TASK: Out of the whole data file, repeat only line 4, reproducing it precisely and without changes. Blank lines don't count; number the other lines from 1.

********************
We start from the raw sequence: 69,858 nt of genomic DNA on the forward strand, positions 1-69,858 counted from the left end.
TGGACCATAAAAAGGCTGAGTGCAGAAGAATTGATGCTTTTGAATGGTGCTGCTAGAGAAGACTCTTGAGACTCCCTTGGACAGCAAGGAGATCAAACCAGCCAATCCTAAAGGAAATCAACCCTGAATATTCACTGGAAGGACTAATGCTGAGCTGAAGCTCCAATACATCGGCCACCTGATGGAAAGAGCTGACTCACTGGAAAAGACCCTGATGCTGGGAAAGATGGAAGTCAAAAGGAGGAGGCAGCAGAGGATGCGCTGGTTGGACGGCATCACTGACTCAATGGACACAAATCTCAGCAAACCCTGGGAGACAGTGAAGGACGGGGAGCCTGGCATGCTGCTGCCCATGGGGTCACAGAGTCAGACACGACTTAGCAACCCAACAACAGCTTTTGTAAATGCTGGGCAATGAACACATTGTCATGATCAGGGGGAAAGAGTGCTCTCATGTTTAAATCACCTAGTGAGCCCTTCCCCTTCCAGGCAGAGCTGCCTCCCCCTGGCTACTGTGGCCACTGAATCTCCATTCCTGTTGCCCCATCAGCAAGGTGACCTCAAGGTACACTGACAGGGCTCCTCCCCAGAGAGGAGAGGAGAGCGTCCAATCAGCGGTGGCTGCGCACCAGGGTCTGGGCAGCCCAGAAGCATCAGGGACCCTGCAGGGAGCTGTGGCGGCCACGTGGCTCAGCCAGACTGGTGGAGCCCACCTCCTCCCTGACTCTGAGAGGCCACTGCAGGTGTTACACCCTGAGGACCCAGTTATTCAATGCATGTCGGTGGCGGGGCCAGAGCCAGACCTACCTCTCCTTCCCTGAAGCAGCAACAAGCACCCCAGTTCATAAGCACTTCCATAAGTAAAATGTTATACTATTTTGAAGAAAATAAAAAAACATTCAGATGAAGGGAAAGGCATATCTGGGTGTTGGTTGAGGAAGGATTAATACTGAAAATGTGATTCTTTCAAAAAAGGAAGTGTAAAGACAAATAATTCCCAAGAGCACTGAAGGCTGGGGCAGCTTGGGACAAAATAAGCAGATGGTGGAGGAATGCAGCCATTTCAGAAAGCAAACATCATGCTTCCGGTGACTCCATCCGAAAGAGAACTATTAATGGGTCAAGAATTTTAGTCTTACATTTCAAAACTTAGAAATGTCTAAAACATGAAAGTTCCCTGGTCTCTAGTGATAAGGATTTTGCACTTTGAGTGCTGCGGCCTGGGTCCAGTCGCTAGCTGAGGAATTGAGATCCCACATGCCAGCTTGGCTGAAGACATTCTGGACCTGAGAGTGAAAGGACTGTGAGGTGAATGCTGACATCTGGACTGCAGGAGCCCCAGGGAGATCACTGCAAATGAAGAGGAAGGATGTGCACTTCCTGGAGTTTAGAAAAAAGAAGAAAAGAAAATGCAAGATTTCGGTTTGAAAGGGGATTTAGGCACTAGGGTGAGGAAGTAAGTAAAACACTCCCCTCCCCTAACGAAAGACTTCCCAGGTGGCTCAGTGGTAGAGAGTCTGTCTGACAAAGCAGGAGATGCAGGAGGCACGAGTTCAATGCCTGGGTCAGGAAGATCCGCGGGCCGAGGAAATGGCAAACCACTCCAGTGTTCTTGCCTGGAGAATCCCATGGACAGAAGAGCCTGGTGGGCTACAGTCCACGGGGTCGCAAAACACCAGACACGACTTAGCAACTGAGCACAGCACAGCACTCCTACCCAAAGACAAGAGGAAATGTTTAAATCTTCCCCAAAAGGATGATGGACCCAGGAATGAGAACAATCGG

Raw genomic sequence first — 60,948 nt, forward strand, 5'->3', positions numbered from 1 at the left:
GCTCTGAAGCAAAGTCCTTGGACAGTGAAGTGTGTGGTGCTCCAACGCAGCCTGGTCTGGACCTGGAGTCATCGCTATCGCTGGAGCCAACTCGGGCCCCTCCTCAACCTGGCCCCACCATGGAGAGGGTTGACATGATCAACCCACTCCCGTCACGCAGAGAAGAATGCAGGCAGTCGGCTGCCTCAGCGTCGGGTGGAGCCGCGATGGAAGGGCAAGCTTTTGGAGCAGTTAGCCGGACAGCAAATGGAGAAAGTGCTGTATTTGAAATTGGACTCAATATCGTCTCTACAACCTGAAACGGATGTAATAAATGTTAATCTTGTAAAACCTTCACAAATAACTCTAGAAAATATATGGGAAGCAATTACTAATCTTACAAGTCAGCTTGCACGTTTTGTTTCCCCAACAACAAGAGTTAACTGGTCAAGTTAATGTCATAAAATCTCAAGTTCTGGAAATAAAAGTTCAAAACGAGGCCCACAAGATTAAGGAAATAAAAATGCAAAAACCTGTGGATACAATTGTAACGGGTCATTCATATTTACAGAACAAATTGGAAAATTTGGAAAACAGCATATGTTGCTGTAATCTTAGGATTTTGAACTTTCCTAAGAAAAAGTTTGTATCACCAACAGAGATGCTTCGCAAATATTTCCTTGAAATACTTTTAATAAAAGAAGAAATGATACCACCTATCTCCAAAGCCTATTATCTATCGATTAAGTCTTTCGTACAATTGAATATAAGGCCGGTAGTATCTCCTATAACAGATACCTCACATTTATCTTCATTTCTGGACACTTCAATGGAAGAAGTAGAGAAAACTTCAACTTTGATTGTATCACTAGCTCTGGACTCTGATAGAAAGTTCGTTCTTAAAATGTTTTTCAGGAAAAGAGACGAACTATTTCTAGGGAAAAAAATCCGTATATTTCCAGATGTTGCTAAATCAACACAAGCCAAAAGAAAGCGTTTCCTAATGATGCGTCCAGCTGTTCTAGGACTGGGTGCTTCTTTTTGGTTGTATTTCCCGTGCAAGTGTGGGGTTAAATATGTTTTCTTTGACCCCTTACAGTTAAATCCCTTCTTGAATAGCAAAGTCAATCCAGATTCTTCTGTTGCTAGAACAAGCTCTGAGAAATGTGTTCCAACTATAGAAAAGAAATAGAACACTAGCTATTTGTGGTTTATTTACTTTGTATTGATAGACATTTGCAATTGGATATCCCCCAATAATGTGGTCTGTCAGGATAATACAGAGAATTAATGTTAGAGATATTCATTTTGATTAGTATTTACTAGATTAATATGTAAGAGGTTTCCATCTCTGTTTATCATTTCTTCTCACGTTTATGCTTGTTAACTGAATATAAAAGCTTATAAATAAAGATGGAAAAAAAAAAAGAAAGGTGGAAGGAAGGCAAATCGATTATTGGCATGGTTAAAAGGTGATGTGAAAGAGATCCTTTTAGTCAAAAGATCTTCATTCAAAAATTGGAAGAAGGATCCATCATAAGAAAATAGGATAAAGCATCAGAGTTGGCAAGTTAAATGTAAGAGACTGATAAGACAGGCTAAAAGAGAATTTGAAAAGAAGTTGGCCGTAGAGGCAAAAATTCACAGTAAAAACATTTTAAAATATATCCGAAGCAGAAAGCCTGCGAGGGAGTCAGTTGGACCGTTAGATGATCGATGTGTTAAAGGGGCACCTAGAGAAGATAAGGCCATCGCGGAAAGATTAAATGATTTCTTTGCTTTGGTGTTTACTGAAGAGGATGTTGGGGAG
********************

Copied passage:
GCTCTGAAGCAAAGTCCTTGGACAGTGAAGTGTGTGGTGCTCCAACGCAGCCTGGTCTGGACCTGGAGTCATCGCTATCGCTGGAGCCAACTCGGGCCCCTCCTCAACCTGGCCCCACCATGGAGAGGGTTGACATGATCAACCCACTCCCGTCACGCAGAGAAGAATGCAGGCAGTCGGCTGCCTCAGCGTCGGGTGGAGCCGCGATGGAAGGGCAAGCTTTTGGAGCAGTTAGCCGGACAGCAAATGGAGAAAGTGCTGTATTTGAAATTGGACTCAATATCGTCTCTACAACCTGAAACGGATGTAATAAATGTTAATCTTGTAAAACCTTCACAAATAACTCTAGAAAATATATGGGAAGCAATTACTAATCTTACAAGTCAGCTTGCACGTTTTGTTTCCCCAACAACAAGAGTTAACTGGTCAAGTTAATGTCATAAAATCTCAAGTTCTGGAAATAAAAGTTCAAAACGAGGCCCACAAGATTAAGGAAATAAAAATGCAAAAACCTGTGGATACAATTGTAACGGGTCATTCATATTTACAGAACAAATTGGAAAATTTGGAAAACAGCATATGTTGCTGTAATCTTAGGATTTTGAACTTTCCTAAGAAAAAGTTTGTATCACCAACAGAGATGCTTCGCAAATATTTCCTTGAAATACTTTTAATAAAAGAAGAAATGATACCACCTATCTCCAAAGCCTATTATCTATCGATTAAGTCTTTCGTACAATTGAATATAAGGCCGGTAGTATCTCCTATAACAGATACCTCACATTTATCTTCATTTCTGGACACTTCAATGGAAGAAGTAGAGAAAACTTCAACTTTGATTGTATCACTAGCTCTGGACTCTGATAGAAAGTTCGTTCTTAAAATGTTTTTCAGGAAAAGAGACGAACTATTTCTAGGGAAAAAAATCCGTATATTTCCAGATGTTGCTAAATCAACACAAGCCAAAAGAAAGCGTTTCCTAATGATGCGTCCAGCTGTTCTAGGACTGGGTGCTTCTTTTTGGTTGTATTTCCCGTGCAAGTGTGGGGTTAAATATGTTTTCTTTGACCCCTTACAGTTAAATCCCTTCTTGAATAGCAAAGTCAATCCAGATTCTTCTGTTGCTAGAACAAGCTCTGAGAAATGTGTTCCAACTATAGAAAAGAAATAGAACACTAGCTATTTGTGGTTTATTTACTTTGTATTGATAGACATTTGCAATTGGATATCCCCCAATAATGTGGTCTGTCAGGATAATACAGAGAATTAATGTTAGAGATATTCATTTTGATTAGTATTTACTAGATTAATATGTAAGAGGTTTCCATCTCTGTTTATCATTTCTTCTCACGTTTATGCTTGTTAACTGAATATAAAAGCTTATAAATAAAGATGGAAAAAAAAAAAGAAAGGTGGAAGGAAGGCAAATCGATTATTGGCATGGTTAAAAGGTGATGTGAAAGAGATCCTTTTAGTCAAAAGATCTTCATTCAAAAATTGGAAGAAGGATCCATCATAAGAAAATAGGATAAAGCATCAGAGTTGGCAAGTTAAATGTAAGAGACTGATAAGACAGGCTAAAAGAGAATTTGAAAAGAAGTTGGCCGTAGAGGCAAAAATTCACAGTAAAAACATTTTAAAATATATCCGAAGCAGAAAGCCTGCGAGGGAGTCAGTTGGACCGTTAGATGATCGATGTGTTAAAGGGGCACCTAGAGAAGATAAGGCCATCGCGGAAAGATTAAATGATTTCTTTGCTTTGGTGTTTACTGAAGAGGATGTTGGGGAG